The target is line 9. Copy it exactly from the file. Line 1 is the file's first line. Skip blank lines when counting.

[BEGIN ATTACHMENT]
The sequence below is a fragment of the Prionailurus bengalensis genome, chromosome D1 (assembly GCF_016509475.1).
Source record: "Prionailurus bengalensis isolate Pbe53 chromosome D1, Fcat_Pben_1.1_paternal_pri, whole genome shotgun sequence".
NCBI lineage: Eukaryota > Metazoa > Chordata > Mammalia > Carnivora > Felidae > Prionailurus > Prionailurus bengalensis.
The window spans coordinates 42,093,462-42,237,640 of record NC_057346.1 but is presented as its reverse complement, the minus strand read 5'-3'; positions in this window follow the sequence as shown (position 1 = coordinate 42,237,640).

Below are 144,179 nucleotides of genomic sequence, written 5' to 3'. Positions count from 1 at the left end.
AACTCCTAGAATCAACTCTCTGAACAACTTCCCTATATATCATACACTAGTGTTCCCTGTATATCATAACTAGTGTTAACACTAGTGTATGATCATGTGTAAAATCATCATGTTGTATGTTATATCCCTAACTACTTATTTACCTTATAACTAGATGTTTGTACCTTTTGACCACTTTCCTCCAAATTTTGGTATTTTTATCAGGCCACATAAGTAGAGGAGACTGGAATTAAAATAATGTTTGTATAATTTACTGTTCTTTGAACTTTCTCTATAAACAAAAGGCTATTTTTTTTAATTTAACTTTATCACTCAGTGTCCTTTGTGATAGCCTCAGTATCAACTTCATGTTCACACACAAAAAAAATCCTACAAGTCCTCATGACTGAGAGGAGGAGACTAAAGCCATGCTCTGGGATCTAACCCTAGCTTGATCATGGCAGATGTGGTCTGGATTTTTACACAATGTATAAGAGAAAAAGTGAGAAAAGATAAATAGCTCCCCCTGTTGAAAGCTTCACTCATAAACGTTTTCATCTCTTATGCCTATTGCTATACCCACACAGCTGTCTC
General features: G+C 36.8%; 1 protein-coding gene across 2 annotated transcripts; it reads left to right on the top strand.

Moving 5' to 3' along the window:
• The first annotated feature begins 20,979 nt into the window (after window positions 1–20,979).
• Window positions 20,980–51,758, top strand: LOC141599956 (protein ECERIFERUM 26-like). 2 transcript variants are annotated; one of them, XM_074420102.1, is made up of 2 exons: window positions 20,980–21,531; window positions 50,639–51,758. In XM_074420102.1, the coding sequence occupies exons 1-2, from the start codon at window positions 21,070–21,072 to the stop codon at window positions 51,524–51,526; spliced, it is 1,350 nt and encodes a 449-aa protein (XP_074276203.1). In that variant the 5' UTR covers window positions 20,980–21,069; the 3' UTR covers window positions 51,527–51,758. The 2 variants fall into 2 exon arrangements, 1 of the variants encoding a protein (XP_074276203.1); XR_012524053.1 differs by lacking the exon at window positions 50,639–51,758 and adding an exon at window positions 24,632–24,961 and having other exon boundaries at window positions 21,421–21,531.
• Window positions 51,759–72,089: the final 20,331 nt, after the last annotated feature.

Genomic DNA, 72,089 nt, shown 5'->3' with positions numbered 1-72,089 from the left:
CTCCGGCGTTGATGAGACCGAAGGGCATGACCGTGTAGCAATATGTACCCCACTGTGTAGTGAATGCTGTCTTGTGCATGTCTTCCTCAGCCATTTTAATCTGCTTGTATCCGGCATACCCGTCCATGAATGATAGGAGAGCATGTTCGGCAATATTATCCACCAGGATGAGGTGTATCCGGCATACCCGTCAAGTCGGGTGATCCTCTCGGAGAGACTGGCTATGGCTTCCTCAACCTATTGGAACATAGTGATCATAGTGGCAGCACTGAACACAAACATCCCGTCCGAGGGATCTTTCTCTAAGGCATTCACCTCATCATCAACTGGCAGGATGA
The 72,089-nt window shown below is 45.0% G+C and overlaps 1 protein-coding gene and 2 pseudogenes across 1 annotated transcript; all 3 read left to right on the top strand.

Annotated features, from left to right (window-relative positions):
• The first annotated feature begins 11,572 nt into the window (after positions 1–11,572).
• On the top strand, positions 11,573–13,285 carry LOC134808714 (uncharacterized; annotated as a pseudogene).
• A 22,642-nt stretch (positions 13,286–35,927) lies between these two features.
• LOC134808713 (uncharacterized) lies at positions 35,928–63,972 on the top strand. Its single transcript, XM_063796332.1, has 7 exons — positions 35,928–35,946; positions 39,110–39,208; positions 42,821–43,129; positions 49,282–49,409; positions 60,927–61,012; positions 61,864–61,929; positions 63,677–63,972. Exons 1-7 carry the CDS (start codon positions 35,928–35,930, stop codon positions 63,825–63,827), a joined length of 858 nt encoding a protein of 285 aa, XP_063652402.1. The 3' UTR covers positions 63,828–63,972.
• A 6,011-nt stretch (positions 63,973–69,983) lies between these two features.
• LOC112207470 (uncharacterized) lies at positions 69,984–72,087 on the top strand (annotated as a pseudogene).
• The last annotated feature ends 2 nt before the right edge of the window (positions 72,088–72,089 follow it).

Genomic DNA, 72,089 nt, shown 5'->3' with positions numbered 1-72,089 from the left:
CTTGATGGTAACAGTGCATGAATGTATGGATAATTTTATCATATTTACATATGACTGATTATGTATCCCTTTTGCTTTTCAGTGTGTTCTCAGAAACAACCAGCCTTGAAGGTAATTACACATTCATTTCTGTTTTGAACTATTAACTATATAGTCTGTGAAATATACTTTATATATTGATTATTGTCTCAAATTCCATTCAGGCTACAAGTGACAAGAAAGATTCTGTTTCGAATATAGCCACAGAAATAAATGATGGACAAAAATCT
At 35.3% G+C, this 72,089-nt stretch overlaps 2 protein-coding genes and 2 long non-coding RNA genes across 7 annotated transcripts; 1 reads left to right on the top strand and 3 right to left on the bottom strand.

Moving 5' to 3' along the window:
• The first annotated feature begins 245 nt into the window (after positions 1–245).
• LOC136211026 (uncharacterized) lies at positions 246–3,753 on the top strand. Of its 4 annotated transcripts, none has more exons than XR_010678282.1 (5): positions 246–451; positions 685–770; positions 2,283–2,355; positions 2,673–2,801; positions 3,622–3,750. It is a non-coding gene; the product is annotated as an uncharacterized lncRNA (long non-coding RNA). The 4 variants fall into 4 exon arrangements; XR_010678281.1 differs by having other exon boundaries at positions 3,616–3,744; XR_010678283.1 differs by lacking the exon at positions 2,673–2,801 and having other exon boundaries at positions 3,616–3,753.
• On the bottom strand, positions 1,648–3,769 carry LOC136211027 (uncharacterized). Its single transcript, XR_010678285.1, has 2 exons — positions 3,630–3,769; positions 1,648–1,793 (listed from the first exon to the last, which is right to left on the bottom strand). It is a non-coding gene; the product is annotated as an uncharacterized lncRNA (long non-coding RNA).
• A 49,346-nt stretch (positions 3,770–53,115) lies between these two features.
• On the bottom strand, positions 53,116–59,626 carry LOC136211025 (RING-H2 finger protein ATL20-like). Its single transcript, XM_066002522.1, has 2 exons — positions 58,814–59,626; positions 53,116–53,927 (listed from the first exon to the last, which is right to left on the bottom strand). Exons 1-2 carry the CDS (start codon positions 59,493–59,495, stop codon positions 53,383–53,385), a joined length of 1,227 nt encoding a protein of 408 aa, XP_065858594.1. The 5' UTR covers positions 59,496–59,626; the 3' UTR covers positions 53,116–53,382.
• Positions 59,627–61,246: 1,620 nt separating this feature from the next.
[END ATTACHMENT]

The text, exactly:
• The first annotated feature begins 20,979 nt into the window (after window positions 1–20,979).